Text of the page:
Radio Cairo, a WWII station founded by the British government, also had a Romanian-language service.
War is a permanent threat to each and every one of us, whether closer or further afield. Whether we recall personal experiences or were told the experiences of others, or we watched documentaries or heard it on the news, war was never gone from the collective imagination. Although the current structures of collective defence such as NATO provide enhanced security guarantee for its members, war is a possibility for mankind to fall into darker its side. WWII is still a living memory, 78 years after its completion. During wars, not just the battles themselves are important, but also the information that circulates. Experts say it is as important as the military equipment.
This is why the media that existed during WWII waged their own battle against the enemy. Radio was no exception, with fierce battles of information and disinformation being waged on the wavelengths. During WWII, Romania was part of the alliance with Germany, Italy and Japan against the US, Great Britain and the USSR. The two military blocs used the radio to confuse their enemy in the latter's own language. One radio station that also had a Romanian-language service was Radio Cairo, a station founded by the British government.
The Romanian national Livia Deakin-Nasta began working for this station in 1941, translating and writing news in the Romanian language. Her father was the journalist Liviu Nasta, who was close to the British embassy in Bucharest and who had provided information to the British ambassador to the Romanian capital, Burton Berry. Born in Bucharest in 1916, she had graduated from the Faculty of Romance Languages. In an interview to Radio Romania's Oral History Centre in 1998, Livia Deakin-Nasta remembered how her adventure as a radio journalist began:
"I left Romania in February 1941. My father had just been arrested and I managed to leave the country with the help of the French and the Americans. I first went to Budapest and from there to Belgrade. When the Germans invaded, I went to Greece and from there I could only go to Cairo, where the second allied military command was stationed. One was in London and the second in Cairo."
In Egypt, Livia Deakin-Nasta ardently devoted her activity to serve those whom her father had informed in relation to the movements of the German and Soviet armies. She lived in an apartment with another 4 young women of other nationalities. Radio Cairo had been established in April 1941, shortly after Livia had reached North Africa, the head of the radio station being Lord Runciman. She was given the rank of lieutenant and introduced herself on the shortwaves under the code name Lieutenant Jane Wilson. She remembered that Radio Cairo also had an Italian service, a Bulgarian service and a Greek one, besides the Romanian service.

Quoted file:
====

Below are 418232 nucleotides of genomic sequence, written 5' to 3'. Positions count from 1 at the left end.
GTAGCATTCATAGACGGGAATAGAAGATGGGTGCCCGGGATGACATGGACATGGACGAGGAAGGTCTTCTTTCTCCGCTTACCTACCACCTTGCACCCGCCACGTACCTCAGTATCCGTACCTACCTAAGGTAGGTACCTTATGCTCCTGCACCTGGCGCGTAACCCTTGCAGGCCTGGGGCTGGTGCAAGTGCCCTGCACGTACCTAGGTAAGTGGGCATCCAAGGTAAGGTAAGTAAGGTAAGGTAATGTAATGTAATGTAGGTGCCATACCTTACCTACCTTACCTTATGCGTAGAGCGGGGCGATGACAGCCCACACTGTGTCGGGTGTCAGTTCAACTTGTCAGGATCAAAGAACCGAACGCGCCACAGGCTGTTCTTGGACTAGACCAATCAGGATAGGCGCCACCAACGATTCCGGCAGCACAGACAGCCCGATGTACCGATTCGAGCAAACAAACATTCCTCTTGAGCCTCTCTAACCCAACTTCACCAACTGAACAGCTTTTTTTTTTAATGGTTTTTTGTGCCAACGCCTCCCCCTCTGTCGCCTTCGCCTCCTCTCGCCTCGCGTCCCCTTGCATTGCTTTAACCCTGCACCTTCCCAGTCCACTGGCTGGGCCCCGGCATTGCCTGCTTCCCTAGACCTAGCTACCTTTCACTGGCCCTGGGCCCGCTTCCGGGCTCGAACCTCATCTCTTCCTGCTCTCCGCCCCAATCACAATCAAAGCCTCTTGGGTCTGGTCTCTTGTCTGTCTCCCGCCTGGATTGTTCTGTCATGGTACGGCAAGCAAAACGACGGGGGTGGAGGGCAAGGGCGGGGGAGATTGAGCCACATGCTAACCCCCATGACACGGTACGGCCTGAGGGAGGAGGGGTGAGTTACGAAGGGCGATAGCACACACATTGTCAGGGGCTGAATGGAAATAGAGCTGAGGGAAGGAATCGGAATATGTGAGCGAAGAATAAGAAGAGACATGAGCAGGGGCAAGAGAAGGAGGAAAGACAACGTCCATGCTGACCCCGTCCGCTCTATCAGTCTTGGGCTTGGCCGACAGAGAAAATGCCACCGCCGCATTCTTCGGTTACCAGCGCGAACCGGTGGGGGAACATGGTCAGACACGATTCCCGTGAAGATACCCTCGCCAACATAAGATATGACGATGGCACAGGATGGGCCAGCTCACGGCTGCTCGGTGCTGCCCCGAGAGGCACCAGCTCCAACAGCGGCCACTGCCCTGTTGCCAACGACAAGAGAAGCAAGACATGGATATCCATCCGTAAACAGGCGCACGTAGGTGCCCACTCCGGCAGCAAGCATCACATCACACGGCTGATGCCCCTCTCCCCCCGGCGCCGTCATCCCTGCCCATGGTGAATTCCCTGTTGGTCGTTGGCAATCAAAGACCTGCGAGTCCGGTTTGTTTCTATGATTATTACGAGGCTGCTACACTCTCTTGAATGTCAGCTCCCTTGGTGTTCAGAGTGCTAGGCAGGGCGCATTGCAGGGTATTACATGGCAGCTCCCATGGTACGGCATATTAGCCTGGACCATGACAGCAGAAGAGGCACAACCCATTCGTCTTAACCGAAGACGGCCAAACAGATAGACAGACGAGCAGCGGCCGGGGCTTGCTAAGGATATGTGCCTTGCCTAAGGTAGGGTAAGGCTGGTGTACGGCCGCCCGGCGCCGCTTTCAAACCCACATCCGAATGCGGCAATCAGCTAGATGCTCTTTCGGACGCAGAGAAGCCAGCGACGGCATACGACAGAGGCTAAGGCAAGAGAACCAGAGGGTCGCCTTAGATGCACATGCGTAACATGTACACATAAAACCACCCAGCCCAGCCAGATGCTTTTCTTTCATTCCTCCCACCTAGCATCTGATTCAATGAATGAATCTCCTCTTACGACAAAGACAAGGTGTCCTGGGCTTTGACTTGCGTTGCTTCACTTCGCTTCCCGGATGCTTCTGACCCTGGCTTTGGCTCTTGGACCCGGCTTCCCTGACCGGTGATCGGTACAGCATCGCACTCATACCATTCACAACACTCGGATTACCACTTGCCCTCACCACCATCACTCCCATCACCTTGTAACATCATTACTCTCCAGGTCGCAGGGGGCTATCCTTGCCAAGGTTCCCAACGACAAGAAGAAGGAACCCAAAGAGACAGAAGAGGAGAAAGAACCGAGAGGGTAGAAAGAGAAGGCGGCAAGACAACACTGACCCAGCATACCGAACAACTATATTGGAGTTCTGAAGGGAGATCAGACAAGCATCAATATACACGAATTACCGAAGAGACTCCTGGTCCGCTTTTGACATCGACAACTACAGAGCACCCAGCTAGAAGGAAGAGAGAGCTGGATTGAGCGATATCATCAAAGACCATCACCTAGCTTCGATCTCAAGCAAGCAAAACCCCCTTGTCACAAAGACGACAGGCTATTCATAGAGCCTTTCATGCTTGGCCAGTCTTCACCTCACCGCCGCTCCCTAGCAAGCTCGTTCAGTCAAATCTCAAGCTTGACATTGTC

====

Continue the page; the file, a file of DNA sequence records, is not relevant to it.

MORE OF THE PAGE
"I was on air at half past 11 in the evening, the Italians were after me, as they were too lazy to write the text. I had 10 minutes of war news and 5 minutes of general news. The Italians would come into the office and sit with me and would draft their texts in Italian after my own texts in Romanian. Sometimes they encountered words they didn’t understand, but eventually they managed to speak Romanian better than everyone else. A woman came later, because I got very sick and could no longer stand on my feet, whose name was Elena. She had Romanian and Swiss origins. She was a very nice woman, I can't remember her full name. When the Germans came very close to Cairo in 1942, we were all evacuated to Lebanon, and I went on air from there. And I also went on air from Jerusalem where I went later in the spring of 1943."
Livia Deakin-Nasta remembered quite clearly how she put together her news bulletins as they came from the British Army's press office: "The Military Headquarters gave us the news, we wrote it, they cut everything that could be dangerous for the troop movements, and after that we sat in a summer cinema, that is outside, and, on our knees, we translated the text from English to Romanian. I didn't even have time to type. The materials were then burnt on the spot. And especially in 1942 when the Germans came, we almost burned all the archives. There were crazy times back then because war is never easy."
But the job of an officer who also worked as a journalist was not just to translate and read news, according to her. Her duties also included sending Morse coded messages to groups of agents from Romania. The evolution of the war, however, led to the disappearance of Radio Cairo in 1944, but the war on the airwaves entered a different era. (CM, LS)